Much of this is shadow-boxing. Cameron is going through a process of negotiation, but there is no way that whatever package he gains will satisfy the anti-Europeans. They see the EU as a monster, sucking British sovereignty across the Channel. They passionately believe that Britain would regain its ‘freedom’ if it were to leave, not recognising that regulations flow from Washington as well as from Brussels and that openness to foreign investment and ownership has long since compromised British sovereignty beyond recall.  Their aim in the EU Referendum Bill is to reshape the rules to favour their side. Ours, of course, is to ensure that the rules remain well-balanced, and that all those with a strong stake in the outcome have their say.

* Lord Wallace of Saltaire is a Liberal Democrat member of the House of Lords.

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11 Comments

  • We agree with Eurosceptics like Bill Cash that this is a vital, long-term decision; so those that have the longest stake in the future of this country should not be denied a say.

    Surely by that argument, 14-year-olds should not be denied a say? After all, they have an even longer stake than sixteen-year-olds.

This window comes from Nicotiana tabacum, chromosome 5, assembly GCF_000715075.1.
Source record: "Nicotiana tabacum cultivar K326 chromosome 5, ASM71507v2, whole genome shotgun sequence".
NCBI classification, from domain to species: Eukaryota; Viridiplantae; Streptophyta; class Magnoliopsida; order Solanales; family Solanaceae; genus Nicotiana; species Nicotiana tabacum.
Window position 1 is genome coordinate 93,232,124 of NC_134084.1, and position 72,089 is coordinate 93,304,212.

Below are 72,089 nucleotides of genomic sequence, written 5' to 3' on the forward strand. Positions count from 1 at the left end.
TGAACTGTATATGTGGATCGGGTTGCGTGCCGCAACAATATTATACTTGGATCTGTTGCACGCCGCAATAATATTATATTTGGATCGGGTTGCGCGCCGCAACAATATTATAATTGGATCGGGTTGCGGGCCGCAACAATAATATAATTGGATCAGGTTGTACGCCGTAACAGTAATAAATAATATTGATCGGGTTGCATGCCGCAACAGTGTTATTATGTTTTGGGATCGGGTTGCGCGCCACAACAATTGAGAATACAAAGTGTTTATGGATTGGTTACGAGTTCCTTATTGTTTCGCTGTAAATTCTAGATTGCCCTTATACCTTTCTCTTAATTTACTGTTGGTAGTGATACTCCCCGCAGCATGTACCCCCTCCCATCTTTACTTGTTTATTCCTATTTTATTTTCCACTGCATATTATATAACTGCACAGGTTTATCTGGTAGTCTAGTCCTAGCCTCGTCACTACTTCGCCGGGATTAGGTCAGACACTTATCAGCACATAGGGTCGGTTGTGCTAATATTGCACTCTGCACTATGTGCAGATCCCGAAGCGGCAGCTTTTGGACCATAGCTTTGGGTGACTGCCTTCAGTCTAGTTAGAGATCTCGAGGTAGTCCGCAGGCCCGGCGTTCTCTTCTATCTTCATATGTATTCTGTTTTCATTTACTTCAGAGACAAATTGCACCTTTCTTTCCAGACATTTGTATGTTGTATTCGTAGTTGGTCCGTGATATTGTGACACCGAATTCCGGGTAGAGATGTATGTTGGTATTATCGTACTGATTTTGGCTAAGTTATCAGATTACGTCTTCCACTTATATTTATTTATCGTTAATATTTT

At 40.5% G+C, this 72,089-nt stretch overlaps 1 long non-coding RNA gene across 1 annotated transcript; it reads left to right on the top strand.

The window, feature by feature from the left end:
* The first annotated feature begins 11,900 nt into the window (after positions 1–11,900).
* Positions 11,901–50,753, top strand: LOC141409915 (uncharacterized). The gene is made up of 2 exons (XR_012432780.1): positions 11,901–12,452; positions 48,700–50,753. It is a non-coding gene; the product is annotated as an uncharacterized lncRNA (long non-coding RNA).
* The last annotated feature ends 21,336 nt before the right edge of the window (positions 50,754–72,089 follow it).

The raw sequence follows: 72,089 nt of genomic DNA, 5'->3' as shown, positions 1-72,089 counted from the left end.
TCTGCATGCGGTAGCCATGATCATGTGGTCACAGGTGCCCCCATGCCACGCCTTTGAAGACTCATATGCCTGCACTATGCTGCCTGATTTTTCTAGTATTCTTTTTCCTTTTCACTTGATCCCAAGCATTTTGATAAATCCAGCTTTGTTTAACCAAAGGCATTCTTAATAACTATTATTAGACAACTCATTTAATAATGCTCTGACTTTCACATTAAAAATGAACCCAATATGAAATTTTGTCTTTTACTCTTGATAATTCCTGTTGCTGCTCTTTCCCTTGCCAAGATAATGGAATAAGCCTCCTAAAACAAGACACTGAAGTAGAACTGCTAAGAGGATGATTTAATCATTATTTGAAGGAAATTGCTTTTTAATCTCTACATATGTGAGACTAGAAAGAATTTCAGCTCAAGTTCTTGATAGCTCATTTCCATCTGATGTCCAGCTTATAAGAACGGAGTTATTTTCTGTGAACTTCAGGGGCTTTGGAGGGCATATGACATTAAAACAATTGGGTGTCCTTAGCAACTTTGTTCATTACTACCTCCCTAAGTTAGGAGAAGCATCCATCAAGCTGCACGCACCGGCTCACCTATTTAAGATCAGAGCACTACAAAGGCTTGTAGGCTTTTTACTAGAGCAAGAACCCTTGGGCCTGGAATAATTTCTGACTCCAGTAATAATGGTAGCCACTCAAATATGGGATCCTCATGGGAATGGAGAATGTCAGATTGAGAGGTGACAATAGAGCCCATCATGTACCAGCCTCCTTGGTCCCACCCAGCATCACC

By what argument are you saying the vote should be extended the sixteen-year-olds for this referendum, but not to fourteen-year-olds?

  • The Lib Dems need to make the balanced argument in favour of TTIP to encourage centrist voters who are currently likely to fall for hard left / kipper rhetoric about “corporatism”. I see so many people write stuff like “I would vote to stay in, if it wasn’t for TTIP”.

    Additionally the arguments must be made for fiscal responsibility. Much of the left anti EU position is related to Greece and rants against “Goldman Sachs”.

  • Alex Macfie 13th Oct '15 - 4:47pm

    Except that there IS a lot of corporatism and policy laundering in TTIP. I think we need to stop putting blinkers on whenever something comes along that promises “free trade” and actuallyh look at WHAT THE AGREEMENT SAYS and decide whether to support it, or not, on its merits. Instead I see a lot of uncritical support for TTIP and condescendingly sweeping aside any criticism. I sometimes feel that if TTIP proposed legalising people trafficking, the establishment would still support it as it would be “free trade”.

  • But this doesn’t mean that all ages are equally good, and it is quite proper to have a debate over whether 16 or 18 is right in this case, and judge that narrower issue on its merits

    Indeed. But it seems like the only argument advanced for lowering the age to sixteen, applies equally well to fourteen (and indeed twelve, nine, six…)